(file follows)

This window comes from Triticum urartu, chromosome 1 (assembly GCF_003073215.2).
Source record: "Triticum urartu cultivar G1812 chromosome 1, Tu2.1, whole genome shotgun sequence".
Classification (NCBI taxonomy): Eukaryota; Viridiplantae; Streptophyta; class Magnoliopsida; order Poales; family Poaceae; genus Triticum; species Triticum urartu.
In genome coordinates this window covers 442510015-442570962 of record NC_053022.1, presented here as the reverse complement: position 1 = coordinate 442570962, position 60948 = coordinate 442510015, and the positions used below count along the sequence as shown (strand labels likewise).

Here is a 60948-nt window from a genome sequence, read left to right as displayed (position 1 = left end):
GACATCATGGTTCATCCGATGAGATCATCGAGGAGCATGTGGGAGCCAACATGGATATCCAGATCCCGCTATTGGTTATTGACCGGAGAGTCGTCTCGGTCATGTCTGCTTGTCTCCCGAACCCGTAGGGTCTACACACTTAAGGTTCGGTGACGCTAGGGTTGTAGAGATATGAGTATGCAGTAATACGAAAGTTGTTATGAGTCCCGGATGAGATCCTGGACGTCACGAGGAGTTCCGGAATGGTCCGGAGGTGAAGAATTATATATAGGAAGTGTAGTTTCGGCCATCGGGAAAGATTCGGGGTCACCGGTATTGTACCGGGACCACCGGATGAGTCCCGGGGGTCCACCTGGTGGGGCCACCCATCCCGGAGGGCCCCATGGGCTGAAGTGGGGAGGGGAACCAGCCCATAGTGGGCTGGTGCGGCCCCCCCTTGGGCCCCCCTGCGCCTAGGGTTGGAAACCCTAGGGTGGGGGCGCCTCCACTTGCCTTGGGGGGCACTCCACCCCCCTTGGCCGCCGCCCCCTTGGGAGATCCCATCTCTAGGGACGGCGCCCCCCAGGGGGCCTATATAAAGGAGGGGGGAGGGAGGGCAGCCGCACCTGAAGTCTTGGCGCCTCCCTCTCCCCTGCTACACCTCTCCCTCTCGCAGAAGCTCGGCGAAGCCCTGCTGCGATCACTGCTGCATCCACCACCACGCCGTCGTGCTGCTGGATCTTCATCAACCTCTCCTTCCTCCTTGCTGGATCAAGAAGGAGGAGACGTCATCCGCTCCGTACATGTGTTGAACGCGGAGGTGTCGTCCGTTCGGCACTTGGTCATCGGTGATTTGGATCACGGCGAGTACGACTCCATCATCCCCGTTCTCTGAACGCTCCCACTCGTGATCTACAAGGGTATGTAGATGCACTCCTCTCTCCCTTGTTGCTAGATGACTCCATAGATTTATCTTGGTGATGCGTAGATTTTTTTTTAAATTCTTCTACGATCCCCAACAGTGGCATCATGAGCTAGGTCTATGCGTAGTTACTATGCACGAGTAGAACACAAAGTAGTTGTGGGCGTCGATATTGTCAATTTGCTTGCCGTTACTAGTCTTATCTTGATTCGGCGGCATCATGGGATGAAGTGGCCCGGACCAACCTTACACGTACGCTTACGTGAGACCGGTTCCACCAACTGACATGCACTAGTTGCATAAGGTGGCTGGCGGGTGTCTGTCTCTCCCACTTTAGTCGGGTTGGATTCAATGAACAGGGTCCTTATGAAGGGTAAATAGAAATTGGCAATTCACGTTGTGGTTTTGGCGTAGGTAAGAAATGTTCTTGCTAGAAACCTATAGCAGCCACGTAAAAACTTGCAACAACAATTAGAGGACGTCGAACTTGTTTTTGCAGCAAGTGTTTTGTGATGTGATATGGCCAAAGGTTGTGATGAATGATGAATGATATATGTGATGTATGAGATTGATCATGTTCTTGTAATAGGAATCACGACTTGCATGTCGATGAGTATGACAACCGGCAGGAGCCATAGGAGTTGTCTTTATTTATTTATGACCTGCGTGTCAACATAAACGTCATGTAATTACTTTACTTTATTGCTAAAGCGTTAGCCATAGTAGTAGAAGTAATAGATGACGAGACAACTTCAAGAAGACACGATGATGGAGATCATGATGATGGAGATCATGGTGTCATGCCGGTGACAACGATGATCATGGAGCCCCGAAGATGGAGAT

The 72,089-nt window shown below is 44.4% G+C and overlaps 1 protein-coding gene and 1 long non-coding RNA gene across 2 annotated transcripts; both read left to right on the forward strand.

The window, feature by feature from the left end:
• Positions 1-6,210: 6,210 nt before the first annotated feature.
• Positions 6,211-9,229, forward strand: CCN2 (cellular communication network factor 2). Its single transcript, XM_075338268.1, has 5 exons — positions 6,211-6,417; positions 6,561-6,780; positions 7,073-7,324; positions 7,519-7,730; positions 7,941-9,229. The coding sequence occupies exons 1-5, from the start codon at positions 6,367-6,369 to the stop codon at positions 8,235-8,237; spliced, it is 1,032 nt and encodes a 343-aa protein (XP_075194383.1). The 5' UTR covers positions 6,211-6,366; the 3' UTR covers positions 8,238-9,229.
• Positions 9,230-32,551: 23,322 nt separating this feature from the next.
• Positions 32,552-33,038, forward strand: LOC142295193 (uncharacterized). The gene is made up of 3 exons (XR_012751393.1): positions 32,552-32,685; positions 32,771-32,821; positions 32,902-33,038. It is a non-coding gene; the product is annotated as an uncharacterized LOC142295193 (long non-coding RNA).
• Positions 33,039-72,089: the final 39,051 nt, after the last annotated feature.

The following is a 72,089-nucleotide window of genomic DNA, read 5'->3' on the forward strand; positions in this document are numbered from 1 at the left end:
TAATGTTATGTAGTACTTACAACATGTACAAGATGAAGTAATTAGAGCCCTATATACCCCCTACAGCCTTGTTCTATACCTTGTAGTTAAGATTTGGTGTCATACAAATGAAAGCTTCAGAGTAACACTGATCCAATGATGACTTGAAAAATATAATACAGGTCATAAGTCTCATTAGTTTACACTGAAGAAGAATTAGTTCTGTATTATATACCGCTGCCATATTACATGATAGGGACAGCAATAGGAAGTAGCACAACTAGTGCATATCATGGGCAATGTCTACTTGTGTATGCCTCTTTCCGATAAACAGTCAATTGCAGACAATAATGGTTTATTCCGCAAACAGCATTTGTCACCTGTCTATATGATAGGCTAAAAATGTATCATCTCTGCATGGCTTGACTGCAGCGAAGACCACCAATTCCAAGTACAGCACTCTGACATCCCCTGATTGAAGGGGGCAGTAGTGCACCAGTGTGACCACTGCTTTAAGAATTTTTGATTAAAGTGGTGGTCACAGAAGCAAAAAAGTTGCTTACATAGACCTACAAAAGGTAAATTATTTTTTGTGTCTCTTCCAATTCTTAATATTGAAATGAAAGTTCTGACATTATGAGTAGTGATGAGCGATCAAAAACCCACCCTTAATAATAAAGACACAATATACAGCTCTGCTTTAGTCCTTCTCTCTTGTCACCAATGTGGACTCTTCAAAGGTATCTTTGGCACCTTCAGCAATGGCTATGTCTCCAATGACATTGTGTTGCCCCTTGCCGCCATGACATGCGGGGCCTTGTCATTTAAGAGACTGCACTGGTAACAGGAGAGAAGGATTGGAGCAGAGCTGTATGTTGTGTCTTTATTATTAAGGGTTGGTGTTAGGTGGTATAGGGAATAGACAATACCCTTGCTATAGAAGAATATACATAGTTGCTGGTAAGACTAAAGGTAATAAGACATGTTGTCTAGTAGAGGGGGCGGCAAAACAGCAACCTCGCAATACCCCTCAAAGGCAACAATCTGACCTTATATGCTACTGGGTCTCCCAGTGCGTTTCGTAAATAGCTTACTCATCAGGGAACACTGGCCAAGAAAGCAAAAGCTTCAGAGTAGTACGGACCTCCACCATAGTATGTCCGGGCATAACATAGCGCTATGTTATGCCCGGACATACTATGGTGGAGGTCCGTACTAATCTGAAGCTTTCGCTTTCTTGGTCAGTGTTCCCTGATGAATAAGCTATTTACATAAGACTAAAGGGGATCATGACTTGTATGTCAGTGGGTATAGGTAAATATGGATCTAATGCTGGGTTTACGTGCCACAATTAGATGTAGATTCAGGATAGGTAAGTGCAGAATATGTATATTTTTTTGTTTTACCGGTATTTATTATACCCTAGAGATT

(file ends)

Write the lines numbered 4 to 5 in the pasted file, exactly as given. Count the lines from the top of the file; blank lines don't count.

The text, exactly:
In genome coordinates this window covers 442510015-442570962 of record NC_053022.1, presented here as the reverse complement: position 1 = coordinate 442570962, position 60948 = coordinate 442510015, and the positions used below count along the sequence as shown (strand labels likewise).

Here is a 60948-nt window from a genome sequence, read left to right as displayed (position 1 = left end):